Entertainment behind the scenes
Paris stays chic to the end at fall fashion show
Style guru Susan Tabak has been a regular in the front row of the Paris fashion shows for the past seven years. Tabak, author of the book “Chic in Paris” and the popular style blog chicinparis gives her take to Reuters on last week’s shows:
The Pret-a-Porter Fall 2009 collections in Paris heralded chic design all week, albeit with increasing edge. Dramatic shoulder emphasis and the classic black and white palette were shown time and again, revealing themselves as key elements to Fall fashion this year.
Riccardo Tisci featured both in his show at Givenchy, with fur implants in shoulder pads and several variations of a one-shouldered dress. Stefano Pilati also incorporated these themes. He presented an ultra-chic and impeccably tailored collection for Yves Saint Laurent with crisp white shirts and pencil skirts, lots of black leather and very sleek jackets. It was classic, with a twist. I could definitely see myself wearing the collection.
The same goes for Akris. Marked by trapezoids, geometric design, and — yes — accentuated shoulders, Akris designer Albert Kriemler’s architectural inspiration was evident in nearly every piece. Though the clothing is different from Alber Elbaz’s collection for Lanvin, both Elbaz and he have a great sense for what the chic modern woman wants and needs in her clothing.
Finally, Chanel used black and white, as always, but added exaggerated white frills, plissé ruffs, chiffon camellias, accordion pleats, boutonnières and floppy bows on the cuffs and collars of the blouses.
Sonia Rykiel held a quirky and charming show at her Boulevard Saint-Germain boutique, and I was a big fan of Giambattista Valli’s regal yet understated designs. Among all the collections these past few days, however, Elie Saab and Galliano may be the most memorable.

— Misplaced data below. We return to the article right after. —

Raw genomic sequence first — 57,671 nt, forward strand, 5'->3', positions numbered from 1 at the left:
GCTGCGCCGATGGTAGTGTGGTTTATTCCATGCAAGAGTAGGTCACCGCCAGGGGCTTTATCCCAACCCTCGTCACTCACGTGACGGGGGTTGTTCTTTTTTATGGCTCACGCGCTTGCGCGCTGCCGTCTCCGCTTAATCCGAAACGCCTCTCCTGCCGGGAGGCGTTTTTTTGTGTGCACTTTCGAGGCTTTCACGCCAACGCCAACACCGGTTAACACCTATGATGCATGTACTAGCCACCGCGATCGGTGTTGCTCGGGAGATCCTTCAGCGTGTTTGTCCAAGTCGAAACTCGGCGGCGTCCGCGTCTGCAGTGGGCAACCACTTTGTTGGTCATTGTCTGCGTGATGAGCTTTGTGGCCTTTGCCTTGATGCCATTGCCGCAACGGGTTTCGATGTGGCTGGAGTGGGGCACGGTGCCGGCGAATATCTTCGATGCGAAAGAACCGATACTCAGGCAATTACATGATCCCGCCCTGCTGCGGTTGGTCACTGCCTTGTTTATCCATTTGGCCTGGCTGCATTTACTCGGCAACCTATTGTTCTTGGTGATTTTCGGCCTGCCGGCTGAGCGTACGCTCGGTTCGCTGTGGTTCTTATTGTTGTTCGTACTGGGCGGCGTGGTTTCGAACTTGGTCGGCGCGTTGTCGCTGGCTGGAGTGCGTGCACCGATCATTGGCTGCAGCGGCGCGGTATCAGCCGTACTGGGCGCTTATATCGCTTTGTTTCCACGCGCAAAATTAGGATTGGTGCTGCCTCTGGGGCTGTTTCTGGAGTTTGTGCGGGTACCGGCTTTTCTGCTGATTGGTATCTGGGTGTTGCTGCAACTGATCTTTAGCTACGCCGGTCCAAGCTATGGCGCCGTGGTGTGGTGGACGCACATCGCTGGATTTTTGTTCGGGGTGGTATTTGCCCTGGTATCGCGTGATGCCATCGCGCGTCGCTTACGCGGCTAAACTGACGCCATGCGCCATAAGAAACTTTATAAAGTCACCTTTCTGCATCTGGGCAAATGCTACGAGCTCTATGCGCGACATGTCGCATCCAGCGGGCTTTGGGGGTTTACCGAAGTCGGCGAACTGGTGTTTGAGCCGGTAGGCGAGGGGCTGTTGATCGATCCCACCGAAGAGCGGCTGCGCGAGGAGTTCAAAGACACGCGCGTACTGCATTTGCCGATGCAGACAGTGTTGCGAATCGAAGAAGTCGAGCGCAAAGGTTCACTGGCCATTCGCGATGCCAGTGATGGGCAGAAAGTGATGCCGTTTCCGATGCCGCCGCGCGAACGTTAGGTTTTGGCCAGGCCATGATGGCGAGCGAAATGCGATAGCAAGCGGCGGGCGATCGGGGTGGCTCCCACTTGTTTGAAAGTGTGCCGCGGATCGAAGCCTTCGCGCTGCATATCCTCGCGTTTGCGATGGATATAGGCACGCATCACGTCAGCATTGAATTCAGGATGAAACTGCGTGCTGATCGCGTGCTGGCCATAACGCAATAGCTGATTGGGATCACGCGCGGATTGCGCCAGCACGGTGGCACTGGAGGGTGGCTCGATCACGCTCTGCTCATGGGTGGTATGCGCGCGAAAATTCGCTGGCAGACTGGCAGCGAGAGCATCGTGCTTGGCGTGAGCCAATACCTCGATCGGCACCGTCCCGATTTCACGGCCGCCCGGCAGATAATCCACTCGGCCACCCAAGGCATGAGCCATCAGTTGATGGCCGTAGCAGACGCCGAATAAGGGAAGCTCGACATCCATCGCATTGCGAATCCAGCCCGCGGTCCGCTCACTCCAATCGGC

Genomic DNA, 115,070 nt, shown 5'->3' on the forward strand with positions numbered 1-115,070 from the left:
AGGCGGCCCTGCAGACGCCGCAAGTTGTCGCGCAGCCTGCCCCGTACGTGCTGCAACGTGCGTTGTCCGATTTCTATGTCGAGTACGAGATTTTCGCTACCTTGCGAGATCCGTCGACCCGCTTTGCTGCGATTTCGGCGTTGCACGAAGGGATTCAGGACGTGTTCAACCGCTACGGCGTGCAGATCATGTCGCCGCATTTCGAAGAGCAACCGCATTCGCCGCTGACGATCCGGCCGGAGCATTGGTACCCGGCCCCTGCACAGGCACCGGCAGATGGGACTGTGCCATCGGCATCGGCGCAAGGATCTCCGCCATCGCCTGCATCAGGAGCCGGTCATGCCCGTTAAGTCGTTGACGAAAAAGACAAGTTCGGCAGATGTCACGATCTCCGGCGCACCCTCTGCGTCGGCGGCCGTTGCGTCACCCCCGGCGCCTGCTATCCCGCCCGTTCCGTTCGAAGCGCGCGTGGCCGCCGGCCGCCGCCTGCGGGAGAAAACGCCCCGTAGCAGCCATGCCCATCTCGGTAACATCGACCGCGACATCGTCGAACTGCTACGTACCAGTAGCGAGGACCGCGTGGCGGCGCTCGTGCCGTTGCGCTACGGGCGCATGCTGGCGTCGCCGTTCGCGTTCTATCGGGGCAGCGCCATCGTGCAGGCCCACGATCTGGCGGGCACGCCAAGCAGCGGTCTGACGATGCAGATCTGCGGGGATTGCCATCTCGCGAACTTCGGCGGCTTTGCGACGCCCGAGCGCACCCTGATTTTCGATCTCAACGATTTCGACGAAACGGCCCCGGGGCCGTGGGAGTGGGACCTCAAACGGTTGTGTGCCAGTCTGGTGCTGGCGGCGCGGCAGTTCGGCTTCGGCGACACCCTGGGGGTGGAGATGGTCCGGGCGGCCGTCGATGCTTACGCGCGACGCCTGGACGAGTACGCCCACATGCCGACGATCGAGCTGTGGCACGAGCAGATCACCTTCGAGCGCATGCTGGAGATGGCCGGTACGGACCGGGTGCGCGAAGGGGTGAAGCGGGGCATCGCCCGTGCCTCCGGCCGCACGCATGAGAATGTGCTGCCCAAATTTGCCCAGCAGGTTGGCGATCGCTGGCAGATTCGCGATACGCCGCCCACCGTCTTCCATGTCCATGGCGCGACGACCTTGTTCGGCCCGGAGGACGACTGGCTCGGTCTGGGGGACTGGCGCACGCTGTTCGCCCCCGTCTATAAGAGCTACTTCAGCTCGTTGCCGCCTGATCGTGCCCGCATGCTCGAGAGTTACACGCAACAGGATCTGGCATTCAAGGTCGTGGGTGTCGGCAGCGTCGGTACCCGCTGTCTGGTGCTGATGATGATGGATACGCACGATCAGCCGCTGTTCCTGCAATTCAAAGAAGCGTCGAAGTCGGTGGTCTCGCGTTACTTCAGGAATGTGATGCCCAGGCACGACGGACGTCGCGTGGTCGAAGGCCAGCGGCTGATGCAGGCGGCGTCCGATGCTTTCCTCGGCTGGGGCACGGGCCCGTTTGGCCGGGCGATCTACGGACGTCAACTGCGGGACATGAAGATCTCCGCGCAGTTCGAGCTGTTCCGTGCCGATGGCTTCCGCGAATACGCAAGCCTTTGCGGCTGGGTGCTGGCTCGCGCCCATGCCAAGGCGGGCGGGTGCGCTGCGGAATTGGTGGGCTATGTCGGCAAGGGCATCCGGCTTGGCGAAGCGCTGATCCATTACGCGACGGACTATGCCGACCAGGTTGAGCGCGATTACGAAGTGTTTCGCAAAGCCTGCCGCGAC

Elie Saab lacked the hard edge prevalent this season, making it stand out by comparison. I’ve come to expect a bit of glitz from this label, but it was all about subdued beauty last Tuesday. There were no bells and whistles, so to speak. The appeal lay in the graphic cuts and sculpture of the clothing. The silhouettes were extraordinary, from the sheath dresses he led with to the evening wear at the end. Bucking the black and white trend, Saab chose hues like cream glazed chestnut, powder grey, dusty blue and celadon green instead.
Then there is John Galliano. With his own label, Galliano doesn’t have the responsibility of carrying forth the legacy of Dior, so he’s free to channel his extreme flamboyant creativity. And this is exactly what he did. Wow. The designer showed a fantastical collection heavy on Russian folklore. Looking back, I should have guessed he had something up his sleeve! We had to wait over an hour to get into the show, causing some jostling and unrest among photographers. When we were finally granted entrance, guests were served vodka on the way into the ice-cold Halle Freyssinet. The temperature and theatrical display began to make sense as the models came down the runway with glittering snow falling around them. It was like a magical winter wonderland with spectacular clothing to match. There were peasant blouses, embroidered full skirts, headdresses, and absolutely sensational coats. I can not overemphasize the exquisite detailing and craftsmanship of the collection as a whole. It was incredible. Here was the signature Galliano flair that I was missing at the Dior show.
Capping a week of fashion festivities was Karl Lagerfeld’s Fendi party at the V.I.P. Room on Rue de Rivoli. And this was a grand finale. The venue was packed with fashion elite eagerly awaiting a performance by Beth Ditto and her group, The Gossip. It was crazy! The whole place was super-into it, myself included. My look is obviously different from Beth’s, but at the core of my blog and my book Chic in Paris is discovering your own sense of style and celebrating it. This is exactly what Beth did and it was awesome.
Editing by Rebecca Prusinowski. Photos by Reuters.